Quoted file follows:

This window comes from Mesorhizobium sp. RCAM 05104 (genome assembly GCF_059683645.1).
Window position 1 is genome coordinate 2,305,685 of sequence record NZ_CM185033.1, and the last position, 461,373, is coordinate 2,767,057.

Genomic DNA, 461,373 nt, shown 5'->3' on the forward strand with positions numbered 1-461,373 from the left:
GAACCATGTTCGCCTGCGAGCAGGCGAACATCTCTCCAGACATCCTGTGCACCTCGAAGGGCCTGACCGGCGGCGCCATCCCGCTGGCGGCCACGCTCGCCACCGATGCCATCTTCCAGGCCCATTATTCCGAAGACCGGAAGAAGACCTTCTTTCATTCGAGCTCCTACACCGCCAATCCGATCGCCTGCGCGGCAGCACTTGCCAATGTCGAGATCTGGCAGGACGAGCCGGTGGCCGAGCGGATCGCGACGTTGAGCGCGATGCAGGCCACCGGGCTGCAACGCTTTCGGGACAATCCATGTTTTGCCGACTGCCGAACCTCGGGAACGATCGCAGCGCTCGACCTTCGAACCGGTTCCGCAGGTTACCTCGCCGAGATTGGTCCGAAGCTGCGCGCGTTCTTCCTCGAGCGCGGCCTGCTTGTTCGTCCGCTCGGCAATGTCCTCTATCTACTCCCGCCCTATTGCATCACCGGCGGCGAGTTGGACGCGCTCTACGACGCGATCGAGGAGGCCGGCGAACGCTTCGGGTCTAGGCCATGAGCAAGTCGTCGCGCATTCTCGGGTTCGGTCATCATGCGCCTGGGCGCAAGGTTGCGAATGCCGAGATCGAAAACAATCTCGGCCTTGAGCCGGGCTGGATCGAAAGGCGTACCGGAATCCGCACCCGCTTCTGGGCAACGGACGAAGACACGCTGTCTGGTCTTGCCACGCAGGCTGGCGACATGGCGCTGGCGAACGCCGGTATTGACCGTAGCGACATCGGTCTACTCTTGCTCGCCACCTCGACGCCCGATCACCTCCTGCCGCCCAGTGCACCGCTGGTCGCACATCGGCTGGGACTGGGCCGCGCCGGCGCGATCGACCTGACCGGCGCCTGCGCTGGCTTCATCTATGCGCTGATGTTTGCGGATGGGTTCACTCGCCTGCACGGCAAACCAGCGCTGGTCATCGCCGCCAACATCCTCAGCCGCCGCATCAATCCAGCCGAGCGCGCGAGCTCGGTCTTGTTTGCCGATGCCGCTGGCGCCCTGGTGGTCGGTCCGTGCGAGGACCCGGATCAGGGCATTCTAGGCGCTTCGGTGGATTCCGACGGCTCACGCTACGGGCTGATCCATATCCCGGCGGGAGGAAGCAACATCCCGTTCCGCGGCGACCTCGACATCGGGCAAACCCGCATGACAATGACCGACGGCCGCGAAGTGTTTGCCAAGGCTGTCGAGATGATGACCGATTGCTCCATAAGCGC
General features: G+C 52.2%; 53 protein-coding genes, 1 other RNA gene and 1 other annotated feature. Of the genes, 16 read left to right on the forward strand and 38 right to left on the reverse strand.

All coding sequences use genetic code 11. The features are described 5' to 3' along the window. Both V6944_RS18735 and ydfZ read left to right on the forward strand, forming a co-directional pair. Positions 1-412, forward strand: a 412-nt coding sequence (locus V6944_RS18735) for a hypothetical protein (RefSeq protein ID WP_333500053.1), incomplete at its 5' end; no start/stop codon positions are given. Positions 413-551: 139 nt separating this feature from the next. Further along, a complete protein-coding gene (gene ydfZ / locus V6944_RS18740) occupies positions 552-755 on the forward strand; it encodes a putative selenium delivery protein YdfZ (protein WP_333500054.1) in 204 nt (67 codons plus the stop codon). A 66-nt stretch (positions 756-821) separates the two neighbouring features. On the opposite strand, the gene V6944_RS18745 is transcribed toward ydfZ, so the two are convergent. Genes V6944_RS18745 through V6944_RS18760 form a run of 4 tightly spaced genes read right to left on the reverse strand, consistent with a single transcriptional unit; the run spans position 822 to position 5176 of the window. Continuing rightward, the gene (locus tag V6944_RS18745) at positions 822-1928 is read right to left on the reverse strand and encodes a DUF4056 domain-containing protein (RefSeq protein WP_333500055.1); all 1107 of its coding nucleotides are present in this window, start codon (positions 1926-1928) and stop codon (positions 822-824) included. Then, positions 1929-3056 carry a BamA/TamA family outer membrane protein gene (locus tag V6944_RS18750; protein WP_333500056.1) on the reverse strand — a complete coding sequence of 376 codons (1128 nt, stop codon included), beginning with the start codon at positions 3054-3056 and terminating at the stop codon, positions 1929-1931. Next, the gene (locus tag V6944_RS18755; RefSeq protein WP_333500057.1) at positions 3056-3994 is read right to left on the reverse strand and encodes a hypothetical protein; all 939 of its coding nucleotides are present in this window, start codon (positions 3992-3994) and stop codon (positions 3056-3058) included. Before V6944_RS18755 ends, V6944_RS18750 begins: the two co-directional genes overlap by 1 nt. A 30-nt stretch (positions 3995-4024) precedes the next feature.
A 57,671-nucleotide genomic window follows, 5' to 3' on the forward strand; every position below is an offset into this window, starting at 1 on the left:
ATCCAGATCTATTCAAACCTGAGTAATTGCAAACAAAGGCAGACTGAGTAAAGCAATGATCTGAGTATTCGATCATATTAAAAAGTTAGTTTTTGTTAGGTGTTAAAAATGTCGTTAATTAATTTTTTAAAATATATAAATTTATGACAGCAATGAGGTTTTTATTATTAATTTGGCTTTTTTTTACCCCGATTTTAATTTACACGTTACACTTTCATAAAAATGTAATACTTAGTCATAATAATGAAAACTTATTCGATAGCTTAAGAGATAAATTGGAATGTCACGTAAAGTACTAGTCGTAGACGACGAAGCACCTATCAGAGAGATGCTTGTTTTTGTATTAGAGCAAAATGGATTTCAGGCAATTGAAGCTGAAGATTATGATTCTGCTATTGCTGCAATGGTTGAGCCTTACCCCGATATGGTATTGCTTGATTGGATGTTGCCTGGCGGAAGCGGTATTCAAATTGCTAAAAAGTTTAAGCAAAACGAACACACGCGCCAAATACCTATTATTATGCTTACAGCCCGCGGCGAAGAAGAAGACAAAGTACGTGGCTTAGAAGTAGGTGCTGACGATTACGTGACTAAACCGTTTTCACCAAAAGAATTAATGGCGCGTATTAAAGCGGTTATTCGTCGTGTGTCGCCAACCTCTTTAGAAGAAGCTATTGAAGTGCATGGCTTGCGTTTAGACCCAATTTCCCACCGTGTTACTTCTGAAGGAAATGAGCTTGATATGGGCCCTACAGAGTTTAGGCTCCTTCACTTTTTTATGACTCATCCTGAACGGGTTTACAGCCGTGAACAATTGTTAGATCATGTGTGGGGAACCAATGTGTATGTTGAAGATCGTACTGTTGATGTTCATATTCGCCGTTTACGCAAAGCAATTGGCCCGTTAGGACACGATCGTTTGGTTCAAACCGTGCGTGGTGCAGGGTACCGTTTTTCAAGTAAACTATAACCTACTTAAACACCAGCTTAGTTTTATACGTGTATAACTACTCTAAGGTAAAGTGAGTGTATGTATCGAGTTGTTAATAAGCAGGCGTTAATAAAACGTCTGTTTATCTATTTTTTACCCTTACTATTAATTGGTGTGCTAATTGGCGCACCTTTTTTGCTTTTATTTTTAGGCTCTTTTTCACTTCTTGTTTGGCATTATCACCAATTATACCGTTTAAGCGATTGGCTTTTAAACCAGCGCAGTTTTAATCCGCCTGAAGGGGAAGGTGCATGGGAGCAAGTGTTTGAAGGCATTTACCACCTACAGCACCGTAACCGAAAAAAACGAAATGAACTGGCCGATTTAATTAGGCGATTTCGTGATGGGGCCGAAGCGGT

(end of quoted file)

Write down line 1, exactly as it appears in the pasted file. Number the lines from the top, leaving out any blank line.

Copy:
This window comes from Mesorhizobium sp. RCAM 05104 (genome assembly GCF_059683645.1).